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Work From Home: A small desk in a bedroom can offer quiet space to get your work done.

Custom Residential, Interior Design

How To Set Up Your Space to Work from Home

Never worked from home? Setting yourself up for success can be a challenge, especially if you’re trying to be productive from a space you’re used to relaxing in. Don’t fret. We’re here to help with some tools for how to turn your cozy pad into an effective office — hold the actual office.

March 26, 2020

If you’ve never worked from home, chances are, now that you’re trying it, you’ve already realized your space isn’t optimized to do so. You might not even own a desk, and why would you? You don’t usually work from home! But instead of making do from your couch, now is a great time to consider how rethinking your space can make working from home, work for you.

How to temporarily redesign your space to make it easier to work from home.

Where Do I Start?

Before you start rearranging your furniture, take a minute to think about what type of office environment makes you the most successful. Do you thrive in an open office with a lot of activity? The hustle and bustle of your kitchen could be right for you. Perhaps you’re a nose-to-the-grindstone type and you’d be perfectly snug tucked away in the corner of your bedroom. Or maybe comfort is key. Your bed or couch are always options. The point is, knowing how you work and what level of distraction is acceptable to you will go a long way toward determining where you want to set up shop.

A Desk Isn’t Always a Desk

Once you’ve determined your optimal working location, look around to see what’s already there that you can use to your advantage. Your breakfast nook has “sit here” written all over it, but places like your bedroom or living room might be more of a challenge.

A simple table or vanity you already use to display books or treasures in your bedroom can easily be cleared off to double as a desk when you need space to work. No desk? No problem. Make your existing furniture and layout work for you. Clear-off a bookshelf for a makeshift standing desk if you prefer to stand for part, or all, of your day. A low-slung coffee table can provide ample room for your laptop and any documents you may need to spread out. Think outside the box, and you’re bound to find a novel use for something you already have.

Setting the Scene

Once you’ve established your space, start thinking about what you need to get into the zone. You likely won’t have your normal desk amenities, so get creative using what you have on hand. A mug to hold your favorite writing tools, a picture of your pet, or a calendar pinned to the wall can help simulate the feeling of an office, even if you’re sitting in the middle of your living room.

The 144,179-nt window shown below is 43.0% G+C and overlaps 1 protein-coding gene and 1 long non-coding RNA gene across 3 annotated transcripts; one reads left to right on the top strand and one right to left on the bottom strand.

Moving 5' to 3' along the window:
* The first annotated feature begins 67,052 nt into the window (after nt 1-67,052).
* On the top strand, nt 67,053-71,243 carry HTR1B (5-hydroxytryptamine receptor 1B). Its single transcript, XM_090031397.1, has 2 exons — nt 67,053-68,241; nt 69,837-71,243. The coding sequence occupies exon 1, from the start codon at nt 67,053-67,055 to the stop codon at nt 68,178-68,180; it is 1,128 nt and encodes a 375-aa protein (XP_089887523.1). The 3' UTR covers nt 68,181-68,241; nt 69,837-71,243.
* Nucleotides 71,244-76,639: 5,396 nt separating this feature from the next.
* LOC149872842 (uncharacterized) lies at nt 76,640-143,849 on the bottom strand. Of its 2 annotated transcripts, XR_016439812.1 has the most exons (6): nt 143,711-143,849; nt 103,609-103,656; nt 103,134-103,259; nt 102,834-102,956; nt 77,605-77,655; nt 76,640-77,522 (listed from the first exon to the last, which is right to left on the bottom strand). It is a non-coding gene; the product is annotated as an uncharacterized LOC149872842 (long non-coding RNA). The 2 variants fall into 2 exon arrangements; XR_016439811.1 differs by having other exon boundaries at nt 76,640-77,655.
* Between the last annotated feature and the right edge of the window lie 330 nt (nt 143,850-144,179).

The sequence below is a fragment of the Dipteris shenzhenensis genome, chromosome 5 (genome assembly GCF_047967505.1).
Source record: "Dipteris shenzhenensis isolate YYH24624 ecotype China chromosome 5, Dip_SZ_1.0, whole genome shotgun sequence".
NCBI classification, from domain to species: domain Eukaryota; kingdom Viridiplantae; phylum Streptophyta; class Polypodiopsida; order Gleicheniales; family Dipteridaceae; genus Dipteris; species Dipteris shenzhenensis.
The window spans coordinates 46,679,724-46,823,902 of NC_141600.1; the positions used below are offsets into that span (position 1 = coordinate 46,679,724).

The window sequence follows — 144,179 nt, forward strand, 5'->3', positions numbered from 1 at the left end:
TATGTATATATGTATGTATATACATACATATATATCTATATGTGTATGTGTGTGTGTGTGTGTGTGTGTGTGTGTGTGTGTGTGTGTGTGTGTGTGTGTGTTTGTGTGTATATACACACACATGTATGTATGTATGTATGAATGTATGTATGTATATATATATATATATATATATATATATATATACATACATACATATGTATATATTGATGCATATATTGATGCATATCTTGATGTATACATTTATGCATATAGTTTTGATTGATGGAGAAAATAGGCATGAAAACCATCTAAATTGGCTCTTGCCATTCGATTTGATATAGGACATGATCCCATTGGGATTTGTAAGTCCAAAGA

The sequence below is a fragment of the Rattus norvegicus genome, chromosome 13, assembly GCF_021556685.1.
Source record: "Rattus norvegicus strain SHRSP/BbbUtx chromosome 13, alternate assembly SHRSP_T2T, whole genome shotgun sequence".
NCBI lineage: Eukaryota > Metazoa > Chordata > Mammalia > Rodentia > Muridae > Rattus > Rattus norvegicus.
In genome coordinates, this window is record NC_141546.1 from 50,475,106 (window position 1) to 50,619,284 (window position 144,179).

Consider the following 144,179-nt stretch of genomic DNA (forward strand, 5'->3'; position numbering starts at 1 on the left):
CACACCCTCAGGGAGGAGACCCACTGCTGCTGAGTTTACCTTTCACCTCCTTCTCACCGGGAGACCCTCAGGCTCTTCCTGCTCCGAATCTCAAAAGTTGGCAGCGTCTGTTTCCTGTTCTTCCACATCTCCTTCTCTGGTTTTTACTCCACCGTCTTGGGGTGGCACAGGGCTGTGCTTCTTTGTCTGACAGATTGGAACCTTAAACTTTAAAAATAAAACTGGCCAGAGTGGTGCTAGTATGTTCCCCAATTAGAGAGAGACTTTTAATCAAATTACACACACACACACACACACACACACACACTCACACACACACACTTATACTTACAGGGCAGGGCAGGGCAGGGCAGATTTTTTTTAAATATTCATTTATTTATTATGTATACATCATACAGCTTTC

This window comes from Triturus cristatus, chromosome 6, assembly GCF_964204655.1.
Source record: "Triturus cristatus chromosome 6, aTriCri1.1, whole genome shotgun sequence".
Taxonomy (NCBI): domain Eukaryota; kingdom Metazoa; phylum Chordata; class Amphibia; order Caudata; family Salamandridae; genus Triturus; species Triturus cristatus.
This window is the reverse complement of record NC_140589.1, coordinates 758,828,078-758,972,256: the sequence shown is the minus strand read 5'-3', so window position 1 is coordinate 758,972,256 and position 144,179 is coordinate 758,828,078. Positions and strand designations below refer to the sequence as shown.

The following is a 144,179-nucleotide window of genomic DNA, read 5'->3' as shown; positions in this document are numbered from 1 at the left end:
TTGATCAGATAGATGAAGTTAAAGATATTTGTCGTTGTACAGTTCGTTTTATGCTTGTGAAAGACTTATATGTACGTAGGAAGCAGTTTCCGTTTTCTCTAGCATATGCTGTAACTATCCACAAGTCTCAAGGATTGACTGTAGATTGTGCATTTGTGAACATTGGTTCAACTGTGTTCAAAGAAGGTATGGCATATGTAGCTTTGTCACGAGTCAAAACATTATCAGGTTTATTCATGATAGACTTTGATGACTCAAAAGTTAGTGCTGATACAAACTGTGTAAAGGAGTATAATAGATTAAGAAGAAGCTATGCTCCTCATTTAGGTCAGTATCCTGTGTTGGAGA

If you’re frequently on video calls, it’s also a good time to consider what your colleagues will see when you turn on that video feed. You might not want to clean your whole room just for an hour-long meeting, so consider making your backdrop a painted wall, gallery of artwork, or curated set of decorations to help you appear professional and tidy when you’re on a video chat.

Give Your Back a Break

At home, it’s easier than ever to have everything you want or need at your fingertips, and easier to stick in one spot from sunup to sundown. No matter where you’ve settled on for your home office home base, changing your working posture is key. If you’re used to working in an office, you’re probably also used to having at least a handful of ergonomic solutions at your disposal. At home, accessing the right ergonomic solutions isn’t always easy. Find simple ways to give your body a break. Throw pillows make great lumbar and knee supports, set up your laptop at your kitchen island for a quick standing desk solution, prop your feet up on a stack of books, or take your next conference call in pigeon pose without fear of side-eye from Susan in Accounting.

Consider Your Storage

At your office, you probably have filing cabinets and desk organizers galore. At home, it doesn’t take long before the big project your working on has taken over every usable surface. Storing your work items throughout the day can also help prevent your work from overflowing into other areas of your home. Under-utilized baskets and drawers you already have can help capture the clutter; so, when you’re ready to end the day, you aren’t sitting in a place that still feels like your office.

Stay Flexible

A space that works for you one day, might not the next. Ideally, you won’t be working from a new location every day, but since you’re at home, empower yourself to find the right space that works for you at the right time. Stay flexible, and you’ll always have a space that feels right when things get hectic.

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